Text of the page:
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   Home  > Articles

When a Family Man Thinks Twice

By Dr Joshua Coleman

You get married. And at some point you don't know if the marriage is going to work. And since it's your first marriage, you feel discouraged and hopeless and start believing that your marriage looks nothing like the ones on TV or in US magazine. And you think how nice it would be to have a marriage like that, built on friendship, hiking, and an active sex life. And since it's a marriage with children, you don't know what it feels like to be divorced with children, and figure it might not be that bad. It's a trade-off. And people say everything in life is a trade-off, so there must be something worthwhile about trade-offs.

And you start thinking about it after you leave the movie theater because your marriage once looked like the movie marriage, at least when you were first dating. Or, maybe the movie is realistic, with lots of alienated, confused adults, but, even those movies feature somebody who's falling in love, like the two teenagers in American Beauty. And so you compare your marriage to the teenagers in American Beauty and wonder how you got as far off the track as Kevin Spacey, and do you need to get a GTO and start smoking pot again to find yourself, even if you're smart enough to date somebody your own age instead of your daughter's friend?

And maybe you realize that the same actors you're comparing your marriage to on the screen, are having as much trouble in their marriages off the screen as you are having in yours, at home. And so you stop comparing yourself to their happy on screen marriages, and compare yourself to them as happy divorced actors who have their kids part-time and live in LA or New York or on their ranches in Montana.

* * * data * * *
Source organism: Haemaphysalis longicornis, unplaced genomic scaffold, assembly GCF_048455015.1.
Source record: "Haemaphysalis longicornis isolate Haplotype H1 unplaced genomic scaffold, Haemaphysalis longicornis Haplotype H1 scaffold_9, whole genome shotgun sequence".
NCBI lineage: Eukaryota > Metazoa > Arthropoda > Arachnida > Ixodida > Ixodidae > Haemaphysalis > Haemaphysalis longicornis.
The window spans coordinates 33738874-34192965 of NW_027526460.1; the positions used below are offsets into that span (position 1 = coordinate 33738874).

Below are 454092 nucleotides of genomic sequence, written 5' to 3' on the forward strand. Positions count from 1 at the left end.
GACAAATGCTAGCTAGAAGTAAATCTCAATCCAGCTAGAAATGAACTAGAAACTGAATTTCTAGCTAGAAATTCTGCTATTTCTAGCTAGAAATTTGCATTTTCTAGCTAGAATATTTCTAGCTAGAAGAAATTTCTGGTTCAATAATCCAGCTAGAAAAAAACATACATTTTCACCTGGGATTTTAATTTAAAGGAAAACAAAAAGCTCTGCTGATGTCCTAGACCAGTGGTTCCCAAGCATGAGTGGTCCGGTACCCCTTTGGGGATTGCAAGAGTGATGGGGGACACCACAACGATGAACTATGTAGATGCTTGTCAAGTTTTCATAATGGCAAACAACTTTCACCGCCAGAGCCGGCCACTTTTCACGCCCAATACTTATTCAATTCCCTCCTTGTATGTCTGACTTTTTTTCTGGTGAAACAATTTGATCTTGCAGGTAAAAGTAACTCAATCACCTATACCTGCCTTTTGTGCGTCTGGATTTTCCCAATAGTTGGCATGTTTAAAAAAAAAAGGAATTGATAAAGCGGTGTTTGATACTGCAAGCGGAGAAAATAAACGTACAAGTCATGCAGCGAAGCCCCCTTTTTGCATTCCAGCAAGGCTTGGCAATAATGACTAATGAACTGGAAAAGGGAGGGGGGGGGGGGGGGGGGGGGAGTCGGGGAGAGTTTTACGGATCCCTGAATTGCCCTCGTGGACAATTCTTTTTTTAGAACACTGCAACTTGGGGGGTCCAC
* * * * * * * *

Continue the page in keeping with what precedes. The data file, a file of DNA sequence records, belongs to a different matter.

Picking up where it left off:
And at the playground, watching your kids go down the slide with your wife, you end up sitting by a divorced father. And if you've never been divorced, you won't see his loneliness as he stretches his legs and watches and waves at his children because he looks like you, when you wave and smile at yours playing on the swings, or that circular spinning thing that makes you nauseous when you have the poor judgment to get on it. And you don't see that this very same child on the swing set saying look at me look at me will have to be returned to her mother's house like a videotape by six because that was the time agreed to in the agreement. And you may not know the sadness he feels returning that child to her mother as she closes the door to him like a vault while his kid waves, sad, bewildered or worse, happy to be back with her mum and now oblivious of him, her father.

And you, who walk in and out of your home every day with your wife and kids, can't know what it's like to sit in your car and watch the place you lived in as family, knowing your child is in there, laughing, talking loudly, or waving briefly at you from the window like she does when her uncle leaves. And since you are married, and wake up every day to your child's loud laughter and endless questions and requests and frustrations and hurts, you can't contemplate the deadwood barrenness of a house deprived of that sound. And you wouldn't know that going home to that silence, a silence you craved many times while married, is a silence found more often on hillsides, after a large-scale fire.

And being married, you and your wife may have just put your child to bed with Harry Potter or the Little Engine That Could or other magical children's stories that teach the value of never giving up and struggling against the odds. And as the evening goes on, you end up in one of those god aweful fights with her that leave you feeling alone and why should you have to put up with this as hard as you work and try. And it's hard to feel like nobody else has it as bad or understands what you feel except perhaps the woman you've begun to have an affair with who always says the right thing and makes you feel good about yourself, which, of course, you deserve. And the sex with the woman you're having an affair with is unbelievable because sex is always unbelievable in affairs or else why would anybody bother?